This program of natural management evolved over eons of time and is based in the fact that anything that is detrimental—in the long run—to any part of a functioning system is harmful to the entire system. It does not produce the most pounds per acre of animal life or the most pounds of grass, but rather a system that is highly resilient and effective in converting solar energy into biological energy over long periods of time.
The closer we can keep our management to this model, the more apt we are to build ranches that are ecologically, financially and sociologically sound. The major difference should be that humans assume the role of primary predator. This allows humans to benefit—take subsistence and create wealth—but it also means that we must take on the functions performed by predators: control numbers to suit conditions (set stocking rates); prevent abusive grazing (keep animals concentrated and moving); and maintain genetic fitness in the grazing animals by selection and culling.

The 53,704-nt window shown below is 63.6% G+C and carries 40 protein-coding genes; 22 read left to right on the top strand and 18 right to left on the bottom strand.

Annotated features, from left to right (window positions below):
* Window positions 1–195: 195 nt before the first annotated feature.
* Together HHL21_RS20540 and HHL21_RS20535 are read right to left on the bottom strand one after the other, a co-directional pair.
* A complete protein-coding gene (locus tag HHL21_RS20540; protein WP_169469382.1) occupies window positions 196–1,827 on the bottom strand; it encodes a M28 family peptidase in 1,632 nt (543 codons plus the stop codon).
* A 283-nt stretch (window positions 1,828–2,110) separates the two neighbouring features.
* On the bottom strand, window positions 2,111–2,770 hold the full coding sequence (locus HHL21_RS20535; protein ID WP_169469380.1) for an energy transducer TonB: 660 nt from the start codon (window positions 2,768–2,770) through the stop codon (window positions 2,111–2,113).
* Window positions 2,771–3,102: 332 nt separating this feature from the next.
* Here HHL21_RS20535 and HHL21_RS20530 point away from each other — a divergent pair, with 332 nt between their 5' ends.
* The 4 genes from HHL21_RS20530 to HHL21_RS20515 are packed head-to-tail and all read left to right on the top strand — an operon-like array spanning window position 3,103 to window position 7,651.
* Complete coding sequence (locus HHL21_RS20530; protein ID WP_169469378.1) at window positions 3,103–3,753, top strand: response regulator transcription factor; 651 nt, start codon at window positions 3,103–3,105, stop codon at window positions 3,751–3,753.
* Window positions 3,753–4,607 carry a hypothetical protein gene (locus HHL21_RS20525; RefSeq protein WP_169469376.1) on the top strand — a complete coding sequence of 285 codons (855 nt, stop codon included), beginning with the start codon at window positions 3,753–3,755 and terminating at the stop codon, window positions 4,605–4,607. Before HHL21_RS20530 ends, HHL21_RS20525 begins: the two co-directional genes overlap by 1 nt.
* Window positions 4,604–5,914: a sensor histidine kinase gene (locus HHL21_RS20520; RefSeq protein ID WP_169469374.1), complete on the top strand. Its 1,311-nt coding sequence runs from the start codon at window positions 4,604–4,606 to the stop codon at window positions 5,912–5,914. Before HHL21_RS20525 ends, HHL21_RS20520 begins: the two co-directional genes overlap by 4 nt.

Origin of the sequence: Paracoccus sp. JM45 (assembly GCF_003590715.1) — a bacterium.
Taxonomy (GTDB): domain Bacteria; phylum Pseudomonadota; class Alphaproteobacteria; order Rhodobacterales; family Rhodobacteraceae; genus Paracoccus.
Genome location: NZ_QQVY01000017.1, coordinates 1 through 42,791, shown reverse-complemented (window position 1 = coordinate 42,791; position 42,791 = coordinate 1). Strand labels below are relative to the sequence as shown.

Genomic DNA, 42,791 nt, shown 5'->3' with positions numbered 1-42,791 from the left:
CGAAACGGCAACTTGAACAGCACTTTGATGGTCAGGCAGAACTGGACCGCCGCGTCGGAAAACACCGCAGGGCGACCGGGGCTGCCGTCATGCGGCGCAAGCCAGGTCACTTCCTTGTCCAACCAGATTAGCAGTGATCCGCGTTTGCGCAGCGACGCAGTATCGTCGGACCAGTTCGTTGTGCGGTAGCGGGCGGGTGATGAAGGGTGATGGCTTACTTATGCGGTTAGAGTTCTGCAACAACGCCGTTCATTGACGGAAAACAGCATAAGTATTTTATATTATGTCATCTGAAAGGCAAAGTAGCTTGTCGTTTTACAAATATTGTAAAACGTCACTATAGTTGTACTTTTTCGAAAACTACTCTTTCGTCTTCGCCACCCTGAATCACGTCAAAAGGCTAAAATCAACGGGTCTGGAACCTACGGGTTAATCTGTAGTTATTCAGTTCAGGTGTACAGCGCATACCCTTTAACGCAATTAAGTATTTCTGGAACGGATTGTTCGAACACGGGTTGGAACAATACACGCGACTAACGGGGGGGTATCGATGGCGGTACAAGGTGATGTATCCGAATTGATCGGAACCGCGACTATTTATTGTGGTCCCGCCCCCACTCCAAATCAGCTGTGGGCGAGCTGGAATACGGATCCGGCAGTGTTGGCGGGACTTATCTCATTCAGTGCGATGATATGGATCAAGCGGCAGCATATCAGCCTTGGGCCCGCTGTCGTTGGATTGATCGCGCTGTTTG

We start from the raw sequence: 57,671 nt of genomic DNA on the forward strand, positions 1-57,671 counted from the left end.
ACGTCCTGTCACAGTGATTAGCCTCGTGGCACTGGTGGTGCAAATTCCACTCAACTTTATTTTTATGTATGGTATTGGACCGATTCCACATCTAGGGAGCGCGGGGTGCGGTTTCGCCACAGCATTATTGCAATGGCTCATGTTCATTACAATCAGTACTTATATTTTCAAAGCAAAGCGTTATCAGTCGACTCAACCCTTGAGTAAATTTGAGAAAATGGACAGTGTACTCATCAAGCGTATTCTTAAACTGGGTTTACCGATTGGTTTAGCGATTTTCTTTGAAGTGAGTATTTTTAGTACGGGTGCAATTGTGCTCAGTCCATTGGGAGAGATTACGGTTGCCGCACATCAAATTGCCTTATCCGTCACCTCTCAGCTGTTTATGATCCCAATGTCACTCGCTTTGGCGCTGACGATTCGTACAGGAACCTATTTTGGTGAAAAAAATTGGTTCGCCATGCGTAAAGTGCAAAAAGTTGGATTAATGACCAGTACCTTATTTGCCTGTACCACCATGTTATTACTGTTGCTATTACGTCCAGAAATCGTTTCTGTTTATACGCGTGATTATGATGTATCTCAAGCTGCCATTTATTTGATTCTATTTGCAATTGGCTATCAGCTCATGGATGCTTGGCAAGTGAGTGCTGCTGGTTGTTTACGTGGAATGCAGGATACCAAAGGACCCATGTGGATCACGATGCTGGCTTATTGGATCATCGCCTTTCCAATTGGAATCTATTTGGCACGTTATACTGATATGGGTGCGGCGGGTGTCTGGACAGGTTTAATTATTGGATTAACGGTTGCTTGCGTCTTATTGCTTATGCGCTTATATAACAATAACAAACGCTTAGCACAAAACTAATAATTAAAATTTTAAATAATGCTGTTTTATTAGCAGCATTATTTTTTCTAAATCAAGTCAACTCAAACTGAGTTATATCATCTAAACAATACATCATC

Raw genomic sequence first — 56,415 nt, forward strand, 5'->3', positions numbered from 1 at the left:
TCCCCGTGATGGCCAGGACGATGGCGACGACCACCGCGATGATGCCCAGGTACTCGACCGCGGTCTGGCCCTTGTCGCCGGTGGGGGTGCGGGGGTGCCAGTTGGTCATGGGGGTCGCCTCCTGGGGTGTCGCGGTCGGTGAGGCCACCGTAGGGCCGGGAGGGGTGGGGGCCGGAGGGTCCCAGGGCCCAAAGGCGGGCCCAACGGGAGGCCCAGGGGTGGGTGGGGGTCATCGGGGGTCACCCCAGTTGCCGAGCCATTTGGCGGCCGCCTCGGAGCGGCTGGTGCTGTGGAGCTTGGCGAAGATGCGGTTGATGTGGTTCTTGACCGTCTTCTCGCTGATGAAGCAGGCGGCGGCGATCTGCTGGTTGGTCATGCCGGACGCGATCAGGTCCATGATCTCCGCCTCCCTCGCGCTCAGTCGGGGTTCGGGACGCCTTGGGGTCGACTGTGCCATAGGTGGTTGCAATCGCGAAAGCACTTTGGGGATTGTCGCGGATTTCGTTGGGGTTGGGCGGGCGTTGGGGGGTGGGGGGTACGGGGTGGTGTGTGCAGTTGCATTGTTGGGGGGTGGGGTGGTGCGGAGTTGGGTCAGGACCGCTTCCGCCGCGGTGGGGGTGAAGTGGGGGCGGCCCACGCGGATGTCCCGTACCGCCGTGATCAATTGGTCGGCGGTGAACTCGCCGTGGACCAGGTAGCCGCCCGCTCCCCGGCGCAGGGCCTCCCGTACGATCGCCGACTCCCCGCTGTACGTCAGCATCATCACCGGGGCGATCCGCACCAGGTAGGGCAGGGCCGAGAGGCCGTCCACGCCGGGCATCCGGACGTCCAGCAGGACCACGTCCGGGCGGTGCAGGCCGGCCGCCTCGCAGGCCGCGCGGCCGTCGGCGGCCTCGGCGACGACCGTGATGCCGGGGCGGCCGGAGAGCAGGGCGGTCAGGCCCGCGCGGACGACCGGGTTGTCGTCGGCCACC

A second concept of value would be the importance of biodiversity in improving the health of soils, plants, animals and bank accounts. Every type of organism has needs and the abilities to provide for those needs that are different from those of even its closest relatives. Having a broad range of healthy populations—made up of healthy individuals—of different kinds of organisms insures that no one species increases in number to pest status and that the resources of sunlight, water, mineral nutrients and space are fully utilized with none being over-utilized. Weeds and brush proliferate because the local environment is degraded and ecological niches are not being filled. Most weed and brush control methods make the situation worse by further simplifying the environment. We should manage for what we want; not against what we don’t want.